I borrowed my parents’ car to drive to the West End suburb. It was a long drive, one that went by strip malls and big box stores, pet shops and pawn shops, shawarma joints and Swiss Chalets. I was not in my element.
The dermatologist had recommended Jenni’s Wigs, saying they had a good selection and decent prices. “These wigs are made of real human hair,” the salesperson said, “so you can wash them, style them, even cut them! But they also wear out the way real hair does, so we recommend you replace them every four months, otherwise, it starts to show, you know…” she trailed off. I tried on a few wigs; they were all so big, so fluffy, so voluminous, so styled. Here I was, a 25 year old woman in Chuck Taylors and a Le Tigre t-shirt, who used to style her short shag by washing it and sleeping on it while still wet, who was content not shaving her legs or armpits, listening to the clerk tell her the bouncy blonde bob really suited her complexion. I pulled the last wig off and finally recognized the person in the mirror: she was bald, and that suited her.
I started losing my hair in the early days of Grade 9. It began with one looney-sized spot, followed by many more. The dermatologist explained that I had alopecia areata, an auto-immune condition that made my immune system attack my hair as though it were a disease. With alopecia, the root of the hair remains in the scalp, which means that it is possible for the hair to grow back. Regrowth can be encouraged with cortisone injections to the affected area, or by using products like Rogain. I tried both, but soon grew tired of monthly dermatologist appointments and very irritating creams and lotions that would make my skin burn and flake. So I just bided my time until the hair returned, changing my hair style to best hide the damn spots.
But eventually the bald spots started growing larger. I could no longer hide them by parting my hair differently or swooping my bangs this way or that. I started wearing a lot of hats, soft lightweight berets that weren’t too hot indoors. I became a master of scarves, expertly wrapping my head in a flurry of silk knots and ruffles or crisply tucked cotton, depending on what the rest of my outfit commanded. At the time, I was singing in a retro-sounding rock band, so my headgear became very much a part of my onstage persona. Since my bangs were still kind enough to stick by me, few people knew that once the hat or the scarf came off, I looked like a sphinx cat.
I can’t remember what exactly prompted me to finally shave it all off. But one day I decided to lose the last resilient wispy locks in the mustard yellow sink of my apartment’s bathroom, using my then-boyfriend’s razor to finish the job (not big on shaving my legs, I didn’t have a razor of my own). I couldn’t stop touching my head—it was soft and warm, and just a little clammy. I walked into work the next day with a mixture of trepidation and relief; my co-workers knew of my alopecia and were cool enough not to make a big fuss over what was kind of a big deal to me. But one staff member, a part-timer who didn’t know me that well, hadn’t realized I had lost my hair—he thought I had shaved it off purposely. I was flattered that he thought I was badass enough to do such a thing, and at that moment my attitude toward baldness shifted. Instead of it being inflicted upon me, I was going to own it.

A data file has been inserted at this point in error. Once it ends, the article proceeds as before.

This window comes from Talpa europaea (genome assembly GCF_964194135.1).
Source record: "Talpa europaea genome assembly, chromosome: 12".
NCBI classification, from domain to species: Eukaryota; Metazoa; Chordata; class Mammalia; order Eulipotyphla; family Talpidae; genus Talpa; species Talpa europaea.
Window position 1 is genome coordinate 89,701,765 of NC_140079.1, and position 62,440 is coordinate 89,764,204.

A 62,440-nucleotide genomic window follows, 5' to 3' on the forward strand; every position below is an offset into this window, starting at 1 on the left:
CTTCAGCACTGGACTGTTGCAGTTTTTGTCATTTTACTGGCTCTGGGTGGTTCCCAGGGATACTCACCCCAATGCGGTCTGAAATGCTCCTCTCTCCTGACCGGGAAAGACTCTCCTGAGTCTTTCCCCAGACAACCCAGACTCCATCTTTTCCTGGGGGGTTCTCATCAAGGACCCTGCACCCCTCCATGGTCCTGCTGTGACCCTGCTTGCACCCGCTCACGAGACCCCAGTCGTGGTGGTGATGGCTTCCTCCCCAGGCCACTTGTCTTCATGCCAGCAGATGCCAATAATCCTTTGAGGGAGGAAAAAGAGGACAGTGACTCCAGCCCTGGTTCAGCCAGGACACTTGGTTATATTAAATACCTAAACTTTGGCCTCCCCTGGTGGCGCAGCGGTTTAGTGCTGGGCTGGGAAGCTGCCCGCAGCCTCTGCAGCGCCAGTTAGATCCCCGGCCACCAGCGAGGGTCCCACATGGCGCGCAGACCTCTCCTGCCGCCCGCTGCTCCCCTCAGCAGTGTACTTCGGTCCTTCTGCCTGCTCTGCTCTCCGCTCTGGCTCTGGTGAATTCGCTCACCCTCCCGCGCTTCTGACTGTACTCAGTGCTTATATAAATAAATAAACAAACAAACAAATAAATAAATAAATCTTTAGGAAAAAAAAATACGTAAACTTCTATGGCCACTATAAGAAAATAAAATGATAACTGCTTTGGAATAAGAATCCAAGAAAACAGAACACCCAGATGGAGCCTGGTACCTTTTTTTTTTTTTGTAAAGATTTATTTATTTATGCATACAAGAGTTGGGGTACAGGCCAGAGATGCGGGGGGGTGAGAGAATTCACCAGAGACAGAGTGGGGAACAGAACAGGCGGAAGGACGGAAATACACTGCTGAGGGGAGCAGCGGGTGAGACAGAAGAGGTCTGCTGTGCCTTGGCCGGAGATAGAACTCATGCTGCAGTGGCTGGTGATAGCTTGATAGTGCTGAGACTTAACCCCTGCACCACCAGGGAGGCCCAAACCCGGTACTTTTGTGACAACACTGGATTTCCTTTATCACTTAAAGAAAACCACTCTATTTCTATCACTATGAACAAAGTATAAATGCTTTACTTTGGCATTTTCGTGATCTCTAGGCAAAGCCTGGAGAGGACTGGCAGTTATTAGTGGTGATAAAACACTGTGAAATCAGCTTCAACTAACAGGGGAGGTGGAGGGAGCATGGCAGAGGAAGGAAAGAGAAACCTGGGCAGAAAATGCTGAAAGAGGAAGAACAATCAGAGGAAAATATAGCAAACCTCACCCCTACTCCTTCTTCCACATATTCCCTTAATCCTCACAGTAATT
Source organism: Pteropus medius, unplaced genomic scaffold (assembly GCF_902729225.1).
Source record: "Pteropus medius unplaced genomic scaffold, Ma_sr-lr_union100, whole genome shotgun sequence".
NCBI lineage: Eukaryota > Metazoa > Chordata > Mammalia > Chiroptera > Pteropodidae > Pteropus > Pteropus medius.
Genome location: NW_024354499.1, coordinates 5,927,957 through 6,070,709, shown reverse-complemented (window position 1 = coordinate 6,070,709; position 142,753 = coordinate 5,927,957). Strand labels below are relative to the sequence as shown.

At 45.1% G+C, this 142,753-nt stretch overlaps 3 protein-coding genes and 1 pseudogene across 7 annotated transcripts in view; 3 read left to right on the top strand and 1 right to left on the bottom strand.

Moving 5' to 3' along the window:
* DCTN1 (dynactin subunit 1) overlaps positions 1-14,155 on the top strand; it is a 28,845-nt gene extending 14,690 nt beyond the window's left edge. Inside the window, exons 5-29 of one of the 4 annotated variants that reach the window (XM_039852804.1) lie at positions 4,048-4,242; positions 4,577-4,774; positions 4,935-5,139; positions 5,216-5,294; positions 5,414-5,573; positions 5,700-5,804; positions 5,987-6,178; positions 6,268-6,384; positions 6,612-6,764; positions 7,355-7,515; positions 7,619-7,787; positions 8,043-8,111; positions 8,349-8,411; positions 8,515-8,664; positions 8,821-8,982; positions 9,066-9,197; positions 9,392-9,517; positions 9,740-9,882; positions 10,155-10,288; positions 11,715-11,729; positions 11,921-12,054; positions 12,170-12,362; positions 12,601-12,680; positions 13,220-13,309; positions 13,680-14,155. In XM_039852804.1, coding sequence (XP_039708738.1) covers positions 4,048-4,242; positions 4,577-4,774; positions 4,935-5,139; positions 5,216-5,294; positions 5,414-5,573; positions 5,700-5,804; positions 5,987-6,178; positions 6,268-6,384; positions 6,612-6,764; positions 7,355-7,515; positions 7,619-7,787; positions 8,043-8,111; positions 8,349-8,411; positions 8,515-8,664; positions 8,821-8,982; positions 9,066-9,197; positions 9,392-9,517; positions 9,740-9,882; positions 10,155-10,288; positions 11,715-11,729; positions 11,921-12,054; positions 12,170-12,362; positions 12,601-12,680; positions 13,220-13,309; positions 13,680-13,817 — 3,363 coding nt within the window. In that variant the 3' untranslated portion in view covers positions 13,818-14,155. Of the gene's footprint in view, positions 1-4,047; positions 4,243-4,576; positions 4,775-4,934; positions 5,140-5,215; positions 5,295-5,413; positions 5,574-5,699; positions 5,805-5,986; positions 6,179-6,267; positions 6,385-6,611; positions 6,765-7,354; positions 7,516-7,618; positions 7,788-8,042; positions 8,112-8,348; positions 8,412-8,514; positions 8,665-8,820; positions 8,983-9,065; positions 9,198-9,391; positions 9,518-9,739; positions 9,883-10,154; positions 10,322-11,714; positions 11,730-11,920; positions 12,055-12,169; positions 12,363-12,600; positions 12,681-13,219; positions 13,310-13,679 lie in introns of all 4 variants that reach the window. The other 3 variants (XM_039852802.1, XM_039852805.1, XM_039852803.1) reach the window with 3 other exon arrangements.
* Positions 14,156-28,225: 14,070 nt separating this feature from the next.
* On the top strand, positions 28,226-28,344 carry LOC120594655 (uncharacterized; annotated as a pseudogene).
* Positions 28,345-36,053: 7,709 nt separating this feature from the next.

It wasn’t that much of a leap, come to think of it. Thanks to my family, my friends and my extended feminist tribe, I was already the kind of person who saw value in going against the norm and challenging expectations of female attractiveness, of femaleness period. I already cherished looking weird! In pop culture women are expected not to have hair on their legs, their armpits, or their pubic areas, but the head is supposed to be full of lustrous locks flowing in the wind. Being a bald woman and embracing it was just another way of flipping a proud middle finger to the rigid constraints of accepted commercial taste.
Then, one day, as I was applying sunscreen to my noggin, I noticed a bit of fuzz creeping through. Over the ensuing months, the fuzz continued to grow, and soon I was sporting a cute crop like Mia Farrow in Rosemary’s Baby. Why did my hair grow back? Your guess is as good as mine. I’ve read that it is rare but not impossible for this to happen, but also that it could very well fall out again. So my attitude toward the regrowth was the same as my attitude toward the loss: I just rolled with it. Today, my head appears to be full. You wouldn’t know I have alopecia unless I flipped my head forward and revealed the accidental undercut that creeps up around my ears. Whipping my whole upper body back and forth like a rag doll is one of my favourite dance moves, which I guess means many people do quite frequently see my bald spots, but at this point I couldn’t care less. This song is too good not to dance.
text // Marie-Camille Lalande
photography // Rémi Thériault
Read more stories about personal relationships with hair in issue 15 of WORN Fashion Journal, out later this month.